Now let’s get back to this post. Study Hamas for a start and see what they are really fighting for — do some research, serious stuff, not just a few decontextualized and out of date quotes from documents they themselves have openly said they do not agree with. Yes definitely, their military wing is a terrorist outfit just like the IRA wing of the independence movement was in Ireland. Study how Palestinians themselves think about Hamas — not from armchair easy stats, but from some serious research from those who have seriously studied them.

    And when you visit Israel, be sure to steer clear of the Zionist religious extremists who have a documented record of spitting on Christians. And have pity on the Palestinians in their midst who are living in Israel itself and learn how they are treated — if they get the same honour as your white western scientific thinkers.

    And do read to the end of Pappé’s article and what is wanted by the youth, both Arab and Israeli, with respect to a single democratic state. The two state solution is dead.

    Finally, please do acquaint yourself with some of the highly reputed (internationally) public and other Palestinian intellectuals. See if you can help out when the shooting stops to rebuild Gaza’s universities so they can resume learning some of your sacred scientific thinking as they were doing before October 7.


    I can’t believe you really think Islam is going to disappear when oil is no longer king. You surely know a little more about religion and human psychology and the history of religions of the book to know better. But maybe you were just looking for a cheap shot to turn the phrase against Palestinians in an effort to speak up for their oppressors. If you don’t believe Zionism has been actively dispossessing and oppressing Palestinians, again, do some serious research. Maybe just begin some of the links I posted in the side-boxes in the post.

    1. Neil, thank you for posting such a well presented response.
      I have always thought that Palestine could become a country named Holyland, free of religious extremists managed by economic interests.

      1. My suspicion is that Jay did not read the post itself but knee-jerked at the headline and a quick skimming of the intro. Even less is he likely to return to engage with responses to his post.

  3. Not to change topics, but native Siberians should really get included in our list of natives being oppressed and displaced by western forces (in this case West-Russians). When I not too long ago learned about native Siberians it struck me how similar their situation was and is to native Americans.

    Thanks for this post Neil, I grew up with the war already in progress, and it is heartening to think I might see an end to this misery in my lifetime,even if this doesn’t directly affect me. That people are actively looking for solutions even when it might be easier to continue feeling divided and hurt.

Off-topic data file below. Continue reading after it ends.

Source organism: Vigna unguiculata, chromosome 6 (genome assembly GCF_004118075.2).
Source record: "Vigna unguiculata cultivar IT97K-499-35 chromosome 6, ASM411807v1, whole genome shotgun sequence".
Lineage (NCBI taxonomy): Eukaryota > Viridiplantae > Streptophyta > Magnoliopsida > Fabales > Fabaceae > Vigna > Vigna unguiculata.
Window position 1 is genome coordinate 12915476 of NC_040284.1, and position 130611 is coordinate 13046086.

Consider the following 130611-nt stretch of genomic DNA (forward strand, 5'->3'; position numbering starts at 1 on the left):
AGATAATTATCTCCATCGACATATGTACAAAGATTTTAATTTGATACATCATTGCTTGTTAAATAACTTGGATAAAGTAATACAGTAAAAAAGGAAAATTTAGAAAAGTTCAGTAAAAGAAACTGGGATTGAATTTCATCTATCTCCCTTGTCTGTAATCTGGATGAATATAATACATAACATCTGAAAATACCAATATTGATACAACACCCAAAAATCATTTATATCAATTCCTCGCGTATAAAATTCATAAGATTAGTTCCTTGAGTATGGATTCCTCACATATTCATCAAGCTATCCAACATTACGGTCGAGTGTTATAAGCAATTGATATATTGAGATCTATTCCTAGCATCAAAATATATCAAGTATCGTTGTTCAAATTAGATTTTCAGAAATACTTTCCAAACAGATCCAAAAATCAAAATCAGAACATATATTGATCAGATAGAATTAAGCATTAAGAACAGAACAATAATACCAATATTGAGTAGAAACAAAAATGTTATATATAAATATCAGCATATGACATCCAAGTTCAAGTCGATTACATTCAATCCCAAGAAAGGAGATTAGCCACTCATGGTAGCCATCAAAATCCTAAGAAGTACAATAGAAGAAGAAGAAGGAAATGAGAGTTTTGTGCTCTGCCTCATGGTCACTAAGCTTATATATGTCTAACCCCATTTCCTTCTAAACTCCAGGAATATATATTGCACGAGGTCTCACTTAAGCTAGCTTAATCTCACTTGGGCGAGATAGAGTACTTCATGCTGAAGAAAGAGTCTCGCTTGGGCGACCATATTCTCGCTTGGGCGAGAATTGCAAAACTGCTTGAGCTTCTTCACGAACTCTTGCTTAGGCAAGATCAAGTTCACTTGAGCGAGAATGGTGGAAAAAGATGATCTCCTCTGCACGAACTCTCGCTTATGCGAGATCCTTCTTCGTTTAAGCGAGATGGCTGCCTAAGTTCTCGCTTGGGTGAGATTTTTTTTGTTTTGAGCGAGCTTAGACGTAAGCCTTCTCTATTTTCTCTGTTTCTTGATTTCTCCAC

1. I was unaware of the native Siberians. What are some useful sources? My point of comparison has been the way our ancestors treated our indigenous Australians — a genocide the extent of which and the way it was carried out even today not enough people are truly aware of.

      1. That, I’ll have to get back to you about. I haven’t sunk my teeth in to it so much I can name scholars or books to look out for.
        Many sources are in Russian which I can’t read, and a lot of research specifically about Siberians focus on other historical topics or cultural details, so it’s hard (for me at least) to find a scholarly work dedicated to this topic.
        Aside from the many Wikipedia articles, there are some news articles and interviews online, but them being often translations or from Russian authors, I’m not always familiar with their website’s reputation. There’s the usual like vanishing of the lifestyles and languages; but also the Buryats fleeing to Mongolia (several times); them and other ethnic minorities in Russia being overrepresented in the Russian army (death tolls) – most of them against their will; and industry doing, well, pretty much what it also did and is still doing to the native Americans and Australians alike.
        It’s hard to tell from those snippets of information, it looks like it has been more dispossession and less genocide, but even now circumstances have improved I feel the socio-political climate in Russia doesn’t allow for a very honest discussion about what happened.

        After hours of searching I found one book that looks promising: James Forsyth, A History of the Peoples of Siberia: Russia’s North Asian Colony 1581–1990. In fact that’s the source given for the following quote from Wikipedia on agriculture in Siberia, the one that struck me so: “[seizing native lands] could take many forms, one of which being that Russian settlers sometimes simply ploughed up the land around a native family’s yurt, forcing them to move”.
        Also these articles should sound a little familiar to Australians concerned with treatment of native heritage: https://adcmemorial.org/en/articles/coal-vs-indigenous-siberia/

        1. Thanks — I think all I ever “learned” about the Russian expansion was that it happened. No awareness surfaced about how it impacted the people already there. We were all imperial powers and that’s just what we did.